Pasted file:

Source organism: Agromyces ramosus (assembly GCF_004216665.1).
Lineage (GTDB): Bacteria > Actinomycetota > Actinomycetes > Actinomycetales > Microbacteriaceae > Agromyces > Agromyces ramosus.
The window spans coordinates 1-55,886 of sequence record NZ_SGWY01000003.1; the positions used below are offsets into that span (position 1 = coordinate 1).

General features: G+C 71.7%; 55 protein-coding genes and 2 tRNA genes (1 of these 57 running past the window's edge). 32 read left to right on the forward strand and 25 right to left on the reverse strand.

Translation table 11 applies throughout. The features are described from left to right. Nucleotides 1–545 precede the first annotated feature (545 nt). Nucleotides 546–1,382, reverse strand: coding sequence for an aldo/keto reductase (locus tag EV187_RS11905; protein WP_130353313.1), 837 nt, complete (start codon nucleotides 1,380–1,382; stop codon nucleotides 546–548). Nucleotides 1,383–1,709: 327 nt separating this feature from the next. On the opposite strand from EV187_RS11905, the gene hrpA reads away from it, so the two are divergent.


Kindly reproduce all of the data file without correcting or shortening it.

Source organism: Agromyces ramosus (assembly GCF_004216665.1).
Lineage (GTDB): Bacteria > Actinomycetota > Actinomycetes > Actinomycetales > Microbacteriaceae > Agromyces > Agromyces ramosus.
The window spans coordinates 1-55,886 of sequence record NZ_SGWY01000003.1; the positions used below are offsets into that span (position 1 = coordinate 1).

General features: G+C 71.7%; 55 protein-coding genes and 2 tRNA genes (1 of these 57 running past the window's edge). 32 read left to right on the forward strand and 25 right to left on the reverse strand.

Translation table 11 applies throughout. The features are described from left to right. Nucleotides 1–545 precede the first annotated feature (545 nt). Nucleotides 546–1,382, reverse strand: coding sequence for an aldo/keto reductase (locus tag EV187_RS11905; protein WP_130353313.1), 837 nt, complete (start codon nucleotides 1,380–1,382; stop codon nucleotides 546–548). Nucleotides 1,383–1,709: 327 nt separating this feature from the next. On the opposite strand from EV187_RS11905, the gene hrpA reads away from it, so the two are divergent.